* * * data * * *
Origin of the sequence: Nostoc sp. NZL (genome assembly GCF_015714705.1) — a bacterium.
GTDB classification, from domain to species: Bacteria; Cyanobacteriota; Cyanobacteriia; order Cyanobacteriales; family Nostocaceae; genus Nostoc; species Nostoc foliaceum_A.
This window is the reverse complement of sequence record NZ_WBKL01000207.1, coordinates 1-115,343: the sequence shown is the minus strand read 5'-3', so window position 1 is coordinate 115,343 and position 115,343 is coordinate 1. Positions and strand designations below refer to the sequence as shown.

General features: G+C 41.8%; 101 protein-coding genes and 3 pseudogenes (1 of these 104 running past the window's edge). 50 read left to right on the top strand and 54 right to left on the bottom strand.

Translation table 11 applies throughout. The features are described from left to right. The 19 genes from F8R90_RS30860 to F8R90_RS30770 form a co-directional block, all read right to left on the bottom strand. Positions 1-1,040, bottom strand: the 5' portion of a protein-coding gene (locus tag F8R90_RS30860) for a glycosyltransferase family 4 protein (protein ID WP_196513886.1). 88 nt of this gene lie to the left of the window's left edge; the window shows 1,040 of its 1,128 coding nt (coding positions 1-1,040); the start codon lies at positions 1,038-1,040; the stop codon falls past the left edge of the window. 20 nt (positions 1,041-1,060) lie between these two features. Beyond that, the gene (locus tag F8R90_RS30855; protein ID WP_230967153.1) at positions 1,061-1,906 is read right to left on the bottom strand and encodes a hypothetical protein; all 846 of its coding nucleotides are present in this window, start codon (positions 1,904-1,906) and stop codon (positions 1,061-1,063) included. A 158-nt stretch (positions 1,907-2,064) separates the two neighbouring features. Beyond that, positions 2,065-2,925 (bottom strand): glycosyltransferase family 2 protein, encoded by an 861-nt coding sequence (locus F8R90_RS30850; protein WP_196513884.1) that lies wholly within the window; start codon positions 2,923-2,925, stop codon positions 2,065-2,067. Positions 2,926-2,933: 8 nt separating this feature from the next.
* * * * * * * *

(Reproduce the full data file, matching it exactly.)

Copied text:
Origin of the sequence: Nostoc sp. NZL (genome assembly GCF_015714705.1) — a bacterium.
GTDB classification, from domain to species: Bacteria; Cyanobacteriota; Cyanobacteriia; order Cyanobacteriales; family Nostocaceae; genus Nostoc; species Nostoc foliaceum_A.
This window is the reverse complement of sequence record NZ_WBKL01000207.1, coordinates 1-115,343: the sequence shown is the minus strand read 5'-3', so window position 1 is coordinate 115,343 and position 115,343 is coordinate 1. Positions and strand designations below refer to the sequence as shown.

General features: G+C 41.8%; 101 protein-coding genes and 3 pseudogenes (1 of these 104 running past the window's edge). 50 read left to right on the top strand and 54 right to left on the bottom strand.

Translation table 11 applies throughout. The features are described from left to right. The 19 genes from F8R90_RS30860 to F8R90_RS30770 form a co-directional block, all read right to left on the bottom strand. Positions 1-1,040, bottom strand: the 5' portion of a protein-coding gene (locus tag F8R90_RS30860) for a glycosyltransferase family 4 protein (protein ID WP_196513886.1). 88 nt of this gene lie to the left of the window's left edge; the window shows 1,040 of its 1,128 coding nt (coding positions 1-1,040); the start codon lies at positions 1,038-1,040; the stop codon falls past the left edge of the window. 20 nt (positions 1,041-1,060) lie between these two features. Beyond that, the gene (locus tag F8R90_RS30855; protein ID WP_230967153.1) at positions 1,061-1,906 is read right to left on the bottom strand and encodes a hypothetical protein; all 846 of its coding nucleotides are present in this window, start codon (positions 1,904-1,906) and stop codon (positions 1,061-1,063) included. A 158-nt stretch (positions 1,907-2,064) separates the two neighbouring features. Beyond that, positions 2,065-2,925 (bottom strand): glycosyltransferase family 2 protein, encoded by an 861-nt coding sequence (locus F8R90_RS30850; protein WP_196513884.1) that lies wholly within the window; start codon positions 2,923-2,925, stop codon positions 2,065-2,067. Positions 2,926-2,933: 8 nt separating this feature from the next.